James Parker and Sam Leeper adopted a one-year-old Korean boy, Stephen, four years ago. They have been together in a committed relationship for 10 years, although they do not live in a state that recognizes gay marriage or legal civil unions. They live a fairly quiet life and visit with Sam’s family, who lives in the same town, as well as a few friends, including another family they met at an adoptive parents’ support group. Many of their gay friends have also expressed the desire to adopt but are concerned about the prejudices sometimes directed toward gay fathers. Stephen attends prekindergarten in an early childhood program at a church in their neighborhood. Sam is an emergency room doctor at the local hospital. James sells insurance with a national company. When asked if they are worried about their son growing up without a relationship with a mother figure, James responds that Stephen has a grandmother and aunt with whom he is close and that they are more concerned about helping him come to know something of his native culture, as well as for him to be free of some of society’s myths regarding sexuality.
James Parker and Sam Leeper adopted a one-year-old Korean boy, Stephen, four years ago. They have been together in acommitted relationship for 10 years, although they do not live in a state that recognizes gay marriage or legal civil unions. Theylive a fairly quiet life and visit with Sam’s family, who lives in the same town, as well as a few friends, including another family theymet at an adoptive parents’ support group. Many of their gay friends have also expressed the desire to adopt but are concernedabout the prejudices sometimes directed toward gay fathers. Stephen attends prekindergarten in an early childhood program at achurch in their neighborhood. Sam is an emergency room doctor at the local hospital. James sells insurance with a nationalcompany. When asked if they are worried about their son growing up without a relationship with a mother figure, James responds that Stephen has a grandmother and aunt with whom he is close and that they are more concerned about helping him come to know something of his native culture, as well as for him to be free of some of society’s myths regarding sexuality.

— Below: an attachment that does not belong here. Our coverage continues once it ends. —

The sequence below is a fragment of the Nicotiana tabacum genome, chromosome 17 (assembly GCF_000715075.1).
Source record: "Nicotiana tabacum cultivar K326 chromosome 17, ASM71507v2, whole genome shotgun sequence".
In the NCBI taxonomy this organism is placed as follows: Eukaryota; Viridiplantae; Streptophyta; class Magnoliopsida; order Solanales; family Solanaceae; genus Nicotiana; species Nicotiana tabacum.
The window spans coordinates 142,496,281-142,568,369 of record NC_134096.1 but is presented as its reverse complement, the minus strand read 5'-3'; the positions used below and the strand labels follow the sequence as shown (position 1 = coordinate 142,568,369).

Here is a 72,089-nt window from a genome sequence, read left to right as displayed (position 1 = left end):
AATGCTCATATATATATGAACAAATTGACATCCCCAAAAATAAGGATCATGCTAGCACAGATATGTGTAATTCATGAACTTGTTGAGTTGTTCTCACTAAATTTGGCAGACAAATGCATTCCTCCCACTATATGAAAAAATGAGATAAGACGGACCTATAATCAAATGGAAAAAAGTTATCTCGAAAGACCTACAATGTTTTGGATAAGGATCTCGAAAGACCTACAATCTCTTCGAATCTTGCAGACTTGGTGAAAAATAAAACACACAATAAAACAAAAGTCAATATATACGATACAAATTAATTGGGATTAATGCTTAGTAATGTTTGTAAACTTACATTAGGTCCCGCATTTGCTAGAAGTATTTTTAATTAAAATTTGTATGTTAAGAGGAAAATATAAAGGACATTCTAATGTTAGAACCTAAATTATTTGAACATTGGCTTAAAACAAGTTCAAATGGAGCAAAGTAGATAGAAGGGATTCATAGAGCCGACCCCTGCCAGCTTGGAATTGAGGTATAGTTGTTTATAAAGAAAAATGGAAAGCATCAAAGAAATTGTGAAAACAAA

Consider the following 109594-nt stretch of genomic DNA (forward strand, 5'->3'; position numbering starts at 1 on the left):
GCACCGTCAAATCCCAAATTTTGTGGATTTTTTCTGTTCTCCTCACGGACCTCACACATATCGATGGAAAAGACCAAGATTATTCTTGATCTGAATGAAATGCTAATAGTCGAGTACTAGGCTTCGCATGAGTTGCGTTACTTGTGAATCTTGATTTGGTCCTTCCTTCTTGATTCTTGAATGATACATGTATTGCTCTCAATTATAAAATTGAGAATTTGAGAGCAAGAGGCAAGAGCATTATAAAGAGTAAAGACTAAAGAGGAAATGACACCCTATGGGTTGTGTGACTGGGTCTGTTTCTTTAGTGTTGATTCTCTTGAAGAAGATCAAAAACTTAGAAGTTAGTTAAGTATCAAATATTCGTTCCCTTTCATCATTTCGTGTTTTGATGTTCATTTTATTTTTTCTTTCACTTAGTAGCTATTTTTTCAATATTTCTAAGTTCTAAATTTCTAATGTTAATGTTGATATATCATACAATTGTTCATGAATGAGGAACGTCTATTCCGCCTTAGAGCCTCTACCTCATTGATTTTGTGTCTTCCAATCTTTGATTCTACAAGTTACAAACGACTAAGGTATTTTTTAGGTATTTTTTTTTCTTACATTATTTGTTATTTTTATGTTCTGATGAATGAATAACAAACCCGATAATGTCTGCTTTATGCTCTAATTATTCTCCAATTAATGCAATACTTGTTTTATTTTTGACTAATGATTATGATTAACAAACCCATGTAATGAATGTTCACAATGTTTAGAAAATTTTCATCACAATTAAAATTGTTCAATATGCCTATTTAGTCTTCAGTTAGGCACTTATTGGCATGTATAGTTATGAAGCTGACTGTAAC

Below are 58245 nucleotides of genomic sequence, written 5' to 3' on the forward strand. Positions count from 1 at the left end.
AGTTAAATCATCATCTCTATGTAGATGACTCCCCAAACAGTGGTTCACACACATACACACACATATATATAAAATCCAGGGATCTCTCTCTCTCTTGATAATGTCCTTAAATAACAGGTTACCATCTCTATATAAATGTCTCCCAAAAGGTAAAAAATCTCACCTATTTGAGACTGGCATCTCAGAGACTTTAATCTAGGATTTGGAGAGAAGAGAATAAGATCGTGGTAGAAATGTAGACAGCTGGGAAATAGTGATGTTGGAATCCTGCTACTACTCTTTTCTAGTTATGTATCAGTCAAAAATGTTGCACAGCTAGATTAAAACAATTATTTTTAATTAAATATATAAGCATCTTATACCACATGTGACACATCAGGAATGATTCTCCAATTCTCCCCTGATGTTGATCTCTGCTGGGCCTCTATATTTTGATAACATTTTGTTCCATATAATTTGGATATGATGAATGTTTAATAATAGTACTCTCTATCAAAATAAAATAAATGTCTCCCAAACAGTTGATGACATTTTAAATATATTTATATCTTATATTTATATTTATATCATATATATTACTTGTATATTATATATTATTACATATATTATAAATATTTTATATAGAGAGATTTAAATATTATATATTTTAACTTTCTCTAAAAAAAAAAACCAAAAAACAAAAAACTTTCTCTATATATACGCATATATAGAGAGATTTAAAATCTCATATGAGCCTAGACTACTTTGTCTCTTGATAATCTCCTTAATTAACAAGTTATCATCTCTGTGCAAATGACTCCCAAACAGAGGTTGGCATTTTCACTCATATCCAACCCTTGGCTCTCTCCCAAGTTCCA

xuality.
Nguyen Van Son has worked very hard since he came to this country with his uncle 12 years ago. After graduating from high school near the top of his class, he completed a mechanical drafting course at a technical college. He has a good job working for a manufacturing company. His wife Dang Van Binh, a longtime family friend, came from Vietnam only six years ago, and they were married soon after. Her English is still not good, so she takes evening classes. Their three-year-old son Nguyen Thi Hoang goes to a half-day preschool program because his father is eager for him to become comfortable speaking English with other children.Their baby daughter Le Thi Tuyet is at home with her mother. On weekends, the family spends time with other Vietnamese families, eager for companionship and preserving their memories of Vietnam. None of their neighbors talk much with this family,assuming they cannot speak English.
Richard Stein and Roberta Howell have lived together for 18 months. Richard’s six-year-old son Joshua lives with them. Roberta has decided she wants no children; she and Richard have no plans for marriage at this time. Roberta works long hours as a department store buyer. Richard writes for the local newspaper. On the one or two evenings a week that neither of them can getaway from work, Joshua is picked up from a neighborhood family child care home by a college student Richard met at the paper.Several times, this arrangement has fallen through and Joshua has had to stay late with his caregiver, who does not like this because she cares for Joshua and five other preschoolers from 7 a.m. until 6 p.m. each day.
Richard Stein and Roberta Howell have lived together for 18 months. Richard’s six-year-old son Joshua lives with them. Roberta has decided she wants no children; she and Richard have no plans for marriage at this time. Roberta works long hours as a department store buyer. Richard writes for the local newspaper. On the one or two evenings a week that neither of them can getaway from work, Joshua is picked up from a neighborhood family child care home by a college student Richard met at the paper.Several times, this arrangement has fallen through and Joshua has had to stay late with his caregiver, who does not like this because she cares for Joshua and five other preschoolers from 7 a.m. until 6 p.m. each day.